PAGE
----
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FAR - Financial Accounting & Reporting
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Thanks for your explanation Rob. I understood it now.
@Madhavi - Stock dividends or splits are neither a change in accounting principle or reporting entity. They are adjustments to the prior year for the sake of comparability. For instance, if we had EPS of $5.00 in year 1 and we did a 2 for 1 stock split in year 2, even if we earned the same net income as year 1, we would show EPS of $2.50 because there are now twice as many shares outstanding. If we kept the $5.00 of EPS for year 1 and showed $2.50 of EPS in year 2 in the comparative income statement, it would like like results were worse, even though we earned the same net income. So, to make it comparable, we effectively restate the number of shares outstanding for year 1 to make it comparable, but it is not a change in accounting principle or change in reporting entity. It is just part of the EPS rules. My answer below was just in relation to what else impacts prior years aside from stock splits and dividends. I should have been more clear about that in the original explanation.
Is your second question related to deferred taxes? If we are just calculating depreciation expense, we do not factor in taxes. If the question is asking us what the impact of depreciation differences between book and tax are on income tax in the income statement, then we would have to factor in the tax rate. It would be helpful to see the entire question so I can be sure I am giving you the correct information.
I have one more question Rob regarding the depreciation; if the question mentions the tax rate and asks us to calculate the depreciation expenses that is reported as component of income statement, then do we have to consider the tax rate while answering this question or just ignore the tax savings and give the entire gross amount of depreciation?
Thanks for your explanation Rob. So issuance of stock dividends and stock splits are considered as what? changes in accounting principle or reporting entity?
@Madhavi - For comparative financial statements, items that would adjust prior years shown are changes in accounting principle, changes in reporting entity and initial implementation of IFRS.
On installment sales, we defer the gross profit. To make the deferral, we reverse out the sales and cost of sales. For instance, if we make an installment sale for $100,000 and we have COGS of $75,000, the company would book the following:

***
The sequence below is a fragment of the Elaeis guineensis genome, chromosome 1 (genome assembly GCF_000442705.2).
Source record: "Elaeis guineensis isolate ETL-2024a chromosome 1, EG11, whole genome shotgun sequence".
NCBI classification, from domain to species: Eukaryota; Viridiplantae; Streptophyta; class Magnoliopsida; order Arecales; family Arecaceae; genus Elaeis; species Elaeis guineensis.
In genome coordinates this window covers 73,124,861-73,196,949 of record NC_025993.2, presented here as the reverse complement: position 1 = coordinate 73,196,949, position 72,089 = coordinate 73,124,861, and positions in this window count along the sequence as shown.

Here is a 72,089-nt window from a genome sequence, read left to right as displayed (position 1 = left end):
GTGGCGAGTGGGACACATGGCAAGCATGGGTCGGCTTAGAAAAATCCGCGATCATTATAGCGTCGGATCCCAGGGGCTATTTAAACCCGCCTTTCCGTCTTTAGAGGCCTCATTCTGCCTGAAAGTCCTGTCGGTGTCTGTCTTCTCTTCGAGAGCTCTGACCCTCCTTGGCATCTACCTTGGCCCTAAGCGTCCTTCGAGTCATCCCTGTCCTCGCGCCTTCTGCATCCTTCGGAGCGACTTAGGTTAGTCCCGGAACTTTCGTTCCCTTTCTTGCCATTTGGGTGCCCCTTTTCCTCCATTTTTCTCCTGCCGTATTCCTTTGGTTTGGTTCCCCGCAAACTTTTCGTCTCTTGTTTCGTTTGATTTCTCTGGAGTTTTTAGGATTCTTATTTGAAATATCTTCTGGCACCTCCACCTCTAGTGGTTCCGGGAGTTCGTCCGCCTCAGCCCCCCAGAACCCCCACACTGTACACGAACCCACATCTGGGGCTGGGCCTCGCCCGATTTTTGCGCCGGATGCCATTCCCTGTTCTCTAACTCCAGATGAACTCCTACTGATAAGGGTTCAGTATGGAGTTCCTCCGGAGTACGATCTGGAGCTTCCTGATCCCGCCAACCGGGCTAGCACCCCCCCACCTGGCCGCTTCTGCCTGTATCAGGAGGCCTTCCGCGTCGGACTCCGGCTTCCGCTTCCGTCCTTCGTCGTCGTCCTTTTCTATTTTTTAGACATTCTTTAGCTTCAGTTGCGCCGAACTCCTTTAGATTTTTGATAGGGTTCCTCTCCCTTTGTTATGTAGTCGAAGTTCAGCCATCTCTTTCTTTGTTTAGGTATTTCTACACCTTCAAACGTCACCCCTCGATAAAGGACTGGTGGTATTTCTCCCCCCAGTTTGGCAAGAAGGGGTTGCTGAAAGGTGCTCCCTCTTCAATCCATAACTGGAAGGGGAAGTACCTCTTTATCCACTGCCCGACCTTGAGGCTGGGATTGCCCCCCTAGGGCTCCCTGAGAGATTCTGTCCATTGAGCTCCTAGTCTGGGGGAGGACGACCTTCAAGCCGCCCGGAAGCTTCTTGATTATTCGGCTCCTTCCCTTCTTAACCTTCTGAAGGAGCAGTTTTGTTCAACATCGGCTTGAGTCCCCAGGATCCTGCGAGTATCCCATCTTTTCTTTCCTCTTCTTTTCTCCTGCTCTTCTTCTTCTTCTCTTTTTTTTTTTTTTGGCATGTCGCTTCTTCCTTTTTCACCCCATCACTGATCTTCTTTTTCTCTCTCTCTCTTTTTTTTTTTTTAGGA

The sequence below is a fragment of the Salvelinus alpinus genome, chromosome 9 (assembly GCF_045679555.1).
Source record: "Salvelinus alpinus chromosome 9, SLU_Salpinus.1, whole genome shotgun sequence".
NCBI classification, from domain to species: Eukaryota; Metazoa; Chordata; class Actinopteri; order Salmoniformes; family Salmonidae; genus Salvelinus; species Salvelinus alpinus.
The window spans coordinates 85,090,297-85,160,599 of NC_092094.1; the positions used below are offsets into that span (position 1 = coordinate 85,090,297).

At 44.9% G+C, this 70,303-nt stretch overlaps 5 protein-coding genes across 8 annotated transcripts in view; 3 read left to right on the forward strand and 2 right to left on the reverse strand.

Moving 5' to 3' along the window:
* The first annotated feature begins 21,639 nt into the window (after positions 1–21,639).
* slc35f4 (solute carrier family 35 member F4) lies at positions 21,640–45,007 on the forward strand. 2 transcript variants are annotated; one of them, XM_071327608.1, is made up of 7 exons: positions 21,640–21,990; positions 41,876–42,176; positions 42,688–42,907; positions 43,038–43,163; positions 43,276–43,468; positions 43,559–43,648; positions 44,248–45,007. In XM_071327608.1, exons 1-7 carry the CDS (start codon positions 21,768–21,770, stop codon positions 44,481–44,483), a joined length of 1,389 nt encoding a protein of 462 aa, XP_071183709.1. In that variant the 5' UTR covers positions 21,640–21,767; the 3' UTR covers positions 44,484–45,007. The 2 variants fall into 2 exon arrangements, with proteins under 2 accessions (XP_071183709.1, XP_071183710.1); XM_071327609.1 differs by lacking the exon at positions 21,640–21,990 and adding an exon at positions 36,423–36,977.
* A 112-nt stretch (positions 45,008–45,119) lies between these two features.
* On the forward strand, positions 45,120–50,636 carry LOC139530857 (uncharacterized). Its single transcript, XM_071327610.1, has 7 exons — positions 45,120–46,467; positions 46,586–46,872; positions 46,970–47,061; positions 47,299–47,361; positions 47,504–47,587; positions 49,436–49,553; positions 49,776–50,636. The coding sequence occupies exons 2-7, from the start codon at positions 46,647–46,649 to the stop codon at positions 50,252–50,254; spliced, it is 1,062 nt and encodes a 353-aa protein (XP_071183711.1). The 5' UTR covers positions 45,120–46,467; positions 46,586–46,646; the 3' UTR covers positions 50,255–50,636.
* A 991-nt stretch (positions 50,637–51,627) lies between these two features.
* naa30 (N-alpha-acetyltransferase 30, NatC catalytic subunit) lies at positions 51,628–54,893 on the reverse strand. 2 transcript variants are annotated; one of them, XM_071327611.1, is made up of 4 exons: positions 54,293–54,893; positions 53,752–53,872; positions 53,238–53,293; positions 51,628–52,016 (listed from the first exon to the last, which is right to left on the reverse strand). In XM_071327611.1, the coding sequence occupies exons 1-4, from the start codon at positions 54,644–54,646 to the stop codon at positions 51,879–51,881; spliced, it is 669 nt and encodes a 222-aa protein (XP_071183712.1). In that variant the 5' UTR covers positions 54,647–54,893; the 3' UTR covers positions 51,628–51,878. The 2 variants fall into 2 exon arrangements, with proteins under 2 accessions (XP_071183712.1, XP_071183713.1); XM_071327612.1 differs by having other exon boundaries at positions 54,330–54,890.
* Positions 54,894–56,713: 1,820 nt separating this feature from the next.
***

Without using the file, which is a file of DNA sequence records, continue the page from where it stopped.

Dr. Accounts/Notes Receivable 100,000
Dr. COGS 75,000
Cr. Sales 100,000
Cr. Inventory 75,000
This way, we can set up the receivable and remove the inventory from our books. But, since this qualifies as an installment sale, we have to reverse the sale and COGS and record deferred gross profit. That entry is:
Dr. Sales 100,000
Cr. COGS 75,000
Cr. Deferred Gross Profit 25,000
What is the meaning of deferred revenue under installment sales? Is it the deferred sales amount or just the deferred gross profit?
I came across a MCQ which has stock dividend announced in year 2. The questions asks us how EPS is reported under comparative financial statements.
The answer to this says that though the stock dividends were issued in year 2 thus increasing the number of outstanding shares, for comparative financial statements purpose they must be included in the calculation of year 1 outstanding shares also. Thus in EPS calculation for year 1 and for year 2 under comparative financial statements stock dividends that were declared in year 2 are included.
Can any one please clarify me , how many elements are there in financial reporting like EPS for the purpose of comparative financial statements.
Thank you Rob, that explanation filled in the gaps. I was confused because I thought the encumbrance accounts were budgetary only. But with that cleared up I've written out your example in T account format and it makes sense! After closing the accts I end up with 2 fund balances, 1 General for $15k and 1 Assigned for $10K. Thanks a ton for clearing that up.
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